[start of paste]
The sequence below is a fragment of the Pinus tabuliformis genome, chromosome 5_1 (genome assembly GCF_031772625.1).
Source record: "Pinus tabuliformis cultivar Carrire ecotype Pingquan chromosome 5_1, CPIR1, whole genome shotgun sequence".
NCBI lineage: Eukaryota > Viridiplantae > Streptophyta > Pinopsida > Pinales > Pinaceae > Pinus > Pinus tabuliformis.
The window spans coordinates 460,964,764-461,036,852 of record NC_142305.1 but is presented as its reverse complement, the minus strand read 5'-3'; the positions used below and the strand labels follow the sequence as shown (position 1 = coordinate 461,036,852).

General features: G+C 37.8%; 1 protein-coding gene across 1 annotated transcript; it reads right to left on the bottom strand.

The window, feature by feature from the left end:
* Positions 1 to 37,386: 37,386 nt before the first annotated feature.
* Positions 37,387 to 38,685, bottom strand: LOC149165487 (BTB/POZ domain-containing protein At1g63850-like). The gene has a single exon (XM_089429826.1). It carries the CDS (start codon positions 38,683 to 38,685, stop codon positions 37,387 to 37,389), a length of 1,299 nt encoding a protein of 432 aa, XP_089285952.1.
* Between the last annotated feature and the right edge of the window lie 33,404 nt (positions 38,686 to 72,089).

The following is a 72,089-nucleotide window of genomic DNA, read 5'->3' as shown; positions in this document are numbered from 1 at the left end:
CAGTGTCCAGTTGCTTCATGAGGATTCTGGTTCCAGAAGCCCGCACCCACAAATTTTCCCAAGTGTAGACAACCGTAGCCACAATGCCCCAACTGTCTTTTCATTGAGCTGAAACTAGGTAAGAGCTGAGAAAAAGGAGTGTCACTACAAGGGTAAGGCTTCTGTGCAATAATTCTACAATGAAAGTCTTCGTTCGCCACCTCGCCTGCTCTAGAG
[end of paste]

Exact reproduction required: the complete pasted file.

The sequence below is a fragment of the Pinus tabuliformis genome, chromosome 5_1 (genome assembly GCF_031772625.1).
Source record: "Pinus tabuliformis cultivar Carrire ecotype Pingquan chromosome 5_1, CPIR1, whole genome shotgun sequence".
NCBI lineage: Eukaryota > Viridiplantae > Streptophyta > Pinopsida > Pinales > Pinaceae > Pinus > Pinus tabuliformis.
The window spans coordinates 460,964,764-461,036,852 of record NC_142305.1 but is presented as its reverse complement, the minus strand read 5'-3'; the positions used below and the strand labels follow the sequence as shown (position 1 = coordinate 461,036,852).

General features: G+C 37.8%; 1 protein-coding gene across 1 annotated transcript; it reads right to left on the bottom strand.

The window, feature by feature from the left end:
* Positions 1 to 37,386: 37,386 nt before the first annotated feature.
* Positions 37,387 to 38,685, bottom strand: LOC149165487 (BTB/POZ domain-containing protein At1g63850-like). The gene has a single exon (XM_089429826.1). It carries the CDS (start codon positions 38,683 to 38,685, stop codon positions 37,387 to 37,389), a length of 1,299 nt encoding a protein of 432 aa, XP_089285952.1.
* Between the last annotated feature and the right edge of the window lie 33,404 nt (positions 38,686 to 72,089).

The following is a 72,089-nucleotide window of genomic DNA, read 5'->3' as shown; positions in this document are numbered from 1 at the left end:
CAGTGTCCAGTTGCTTCATGAGGATTCTGGTTCCAGAAGCCCGCACCCACAAATTTTCCCAAGTGTAGACAACCGTAGCCACAATGCCCCAACTGTCTTTTCATTGAGCTGAAACTAGGTAAGAGCTGAGAAAAAGGAGTGTCACTACAAGGGTAAGGCTTCTGTGCAATAATTCTACAATGAAAGTCTTCGTTCGCCACCTCGCCTGCTCTAGAG